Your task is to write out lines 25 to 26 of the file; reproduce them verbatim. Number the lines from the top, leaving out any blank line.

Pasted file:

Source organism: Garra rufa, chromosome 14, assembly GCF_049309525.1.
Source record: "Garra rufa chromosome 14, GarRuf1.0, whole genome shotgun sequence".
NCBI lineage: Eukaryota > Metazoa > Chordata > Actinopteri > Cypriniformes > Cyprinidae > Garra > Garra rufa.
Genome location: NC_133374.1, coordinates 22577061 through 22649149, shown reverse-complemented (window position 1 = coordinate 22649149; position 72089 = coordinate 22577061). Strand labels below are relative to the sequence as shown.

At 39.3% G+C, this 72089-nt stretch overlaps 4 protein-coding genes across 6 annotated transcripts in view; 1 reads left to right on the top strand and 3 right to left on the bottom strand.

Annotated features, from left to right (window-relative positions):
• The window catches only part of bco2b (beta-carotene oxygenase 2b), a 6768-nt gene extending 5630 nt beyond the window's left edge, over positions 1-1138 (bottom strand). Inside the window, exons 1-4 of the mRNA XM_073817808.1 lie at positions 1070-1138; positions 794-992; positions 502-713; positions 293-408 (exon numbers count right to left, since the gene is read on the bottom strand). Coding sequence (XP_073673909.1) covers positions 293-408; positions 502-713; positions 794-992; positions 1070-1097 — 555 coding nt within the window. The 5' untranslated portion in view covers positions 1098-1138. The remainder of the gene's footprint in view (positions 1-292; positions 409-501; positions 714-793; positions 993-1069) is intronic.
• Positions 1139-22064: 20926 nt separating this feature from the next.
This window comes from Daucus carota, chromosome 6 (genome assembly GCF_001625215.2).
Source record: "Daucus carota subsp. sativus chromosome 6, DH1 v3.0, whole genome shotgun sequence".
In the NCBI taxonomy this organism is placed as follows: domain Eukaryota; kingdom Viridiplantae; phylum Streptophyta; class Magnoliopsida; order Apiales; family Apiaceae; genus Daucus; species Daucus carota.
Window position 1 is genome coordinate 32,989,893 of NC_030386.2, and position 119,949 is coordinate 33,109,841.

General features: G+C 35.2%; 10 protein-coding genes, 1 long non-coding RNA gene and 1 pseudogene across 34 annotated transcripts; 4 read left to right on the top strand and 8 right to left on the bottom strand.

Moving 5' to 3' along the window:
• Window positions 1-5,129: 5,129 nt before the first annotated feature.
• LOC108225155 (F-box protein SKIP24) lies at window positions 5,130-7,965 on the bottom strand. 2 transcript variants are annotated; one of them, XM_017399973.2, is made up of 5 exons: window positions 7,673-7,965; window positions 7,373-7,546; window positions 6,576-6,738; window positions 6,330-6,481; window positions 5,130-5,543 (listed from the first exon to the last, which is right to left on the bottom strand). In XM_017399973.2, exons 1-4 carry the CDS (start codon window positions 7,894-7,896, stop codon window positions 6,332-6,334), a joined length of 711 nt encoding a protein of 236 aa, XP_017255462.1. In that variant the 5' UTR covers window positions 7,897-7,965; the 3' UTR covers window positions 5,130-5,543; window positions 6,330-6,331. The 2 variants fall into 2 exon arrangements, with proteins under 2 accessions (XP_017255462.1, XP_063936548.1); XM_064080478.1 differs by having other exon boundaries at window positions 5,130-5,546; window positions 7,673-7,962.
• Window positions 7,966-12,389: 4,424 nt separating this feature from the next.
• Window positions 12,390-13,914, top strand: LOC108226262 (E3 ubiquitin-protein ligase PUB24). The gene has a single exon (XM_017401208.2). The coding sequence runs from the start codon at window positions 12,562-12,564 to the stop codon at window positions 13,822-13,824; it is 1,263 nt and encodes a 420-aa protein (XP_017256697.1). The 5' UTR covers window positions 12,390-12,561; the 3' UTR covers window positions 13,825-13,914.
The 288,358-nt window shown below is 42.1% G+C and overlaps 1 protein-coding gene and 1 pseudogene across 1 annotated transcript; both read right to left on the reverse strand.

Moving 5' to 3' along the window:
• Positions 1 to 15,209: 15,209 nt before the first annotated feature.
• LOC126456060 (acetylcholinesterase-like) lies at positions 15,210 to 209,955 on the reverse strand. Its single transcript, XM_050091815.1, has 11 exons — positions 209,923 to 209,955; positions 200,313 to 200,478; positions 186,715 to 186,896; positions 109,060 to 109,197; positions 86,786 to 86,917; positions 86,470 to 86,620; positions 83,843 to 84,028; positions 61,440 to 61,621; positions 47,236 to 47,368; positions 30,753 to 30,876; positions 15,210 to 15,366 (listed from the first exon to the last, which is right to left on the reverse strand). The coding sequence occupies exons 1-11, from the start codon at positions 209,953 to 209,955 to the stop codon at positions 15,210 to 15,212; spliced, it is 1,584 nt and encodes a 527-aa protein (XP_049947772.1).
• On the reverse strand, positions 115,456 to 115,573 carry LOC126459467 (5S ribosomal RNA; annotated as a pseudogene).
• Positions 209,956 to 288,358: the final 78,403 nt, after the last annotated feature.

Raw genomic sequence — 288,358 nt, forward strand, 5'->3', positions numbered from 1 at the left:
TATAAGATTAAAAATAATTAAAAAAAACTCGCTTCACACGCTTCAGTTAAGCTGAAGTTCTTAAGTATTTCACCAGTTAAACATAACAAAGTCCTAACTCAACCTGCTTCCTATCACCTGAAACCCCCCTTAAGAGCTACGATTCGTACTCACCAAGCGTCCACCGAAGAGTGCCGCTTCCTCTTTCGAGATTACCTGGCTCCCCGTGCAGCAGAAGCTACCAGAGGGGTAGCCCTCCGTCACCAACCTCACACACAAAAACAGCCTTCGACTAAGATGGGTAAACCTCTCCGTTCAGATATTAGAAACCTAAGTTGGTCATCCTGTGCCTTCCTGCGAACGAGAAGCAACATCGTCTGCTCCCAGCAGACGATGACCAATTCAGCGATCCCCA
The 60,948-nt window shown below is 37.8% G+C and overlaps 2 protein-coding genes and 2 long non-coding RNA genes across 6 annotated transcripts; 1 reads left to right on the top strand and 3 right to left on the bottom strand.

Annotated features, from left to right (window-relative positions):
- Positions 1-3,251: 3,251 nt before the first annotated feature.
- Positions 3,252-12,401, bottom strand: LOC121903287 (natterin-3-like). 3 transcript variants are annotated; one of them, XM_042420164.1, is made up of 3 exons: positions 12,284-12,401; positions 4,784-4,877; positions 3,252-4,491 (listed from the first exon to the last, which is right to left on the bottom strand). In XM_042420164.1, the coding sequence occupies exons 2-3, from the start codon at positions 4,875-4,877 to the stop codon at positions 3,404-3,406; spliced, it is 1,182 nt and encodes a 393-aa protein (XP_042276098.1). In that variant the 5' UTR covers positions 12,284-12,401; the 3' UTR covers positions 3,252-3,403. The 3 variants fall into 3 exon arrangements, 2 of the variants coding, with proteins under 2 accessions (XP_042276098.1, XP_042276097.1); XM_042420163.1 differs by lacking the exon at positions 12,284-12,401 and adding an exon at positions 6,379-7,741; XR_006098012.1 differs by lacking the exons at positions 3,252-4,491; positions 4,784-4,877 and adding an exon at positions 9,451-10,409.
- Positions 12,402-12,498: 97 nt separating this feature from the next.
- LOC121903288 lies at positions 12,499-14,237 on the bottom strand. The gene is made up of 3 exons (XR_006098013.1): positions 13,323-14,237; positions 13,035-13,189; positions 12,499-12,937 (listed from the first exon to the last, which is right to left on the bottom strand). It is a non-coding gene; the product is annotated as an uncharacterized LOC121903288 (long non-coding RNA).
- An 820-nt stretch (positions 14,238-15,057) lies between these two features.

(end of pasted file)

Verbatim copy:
Raw genomic sequence — 288,358 nt, forward strand, 5'->3', positions numbered from 1 at the left:
TATAAGATTAAAAATAATTAAAAAAAACTCGCTTCACACGCTTCAGTTAAGCTGAAGTTCTTAAGTATTTCACCAGTTAAACATAACAAAGTCCTAACTCAACCTGCTTCCTATCACCTGAAACCCCCCTTAAGAGCTACGATTCGTACTCACCAAGCGTCCACCGAAGAGTGCCGCTTCCTCTTTCGAGATTACCTGGCTCCCCGTGCAGCAGAAGCTACCAGAGGGGTAGCCCTCCGTCACCAACCTCACACACAAAAACAGCCTTCGACTAAGATGGGTAAACCTCTCCGTTCAGATATTAGAAACCTAAGTTGGTCATCCTGTGCCTTCCTGCGAACGAGAAGCAACATCGTCTGCTCCCAGCAGACGATGACCAATTCAGCGATCCCCA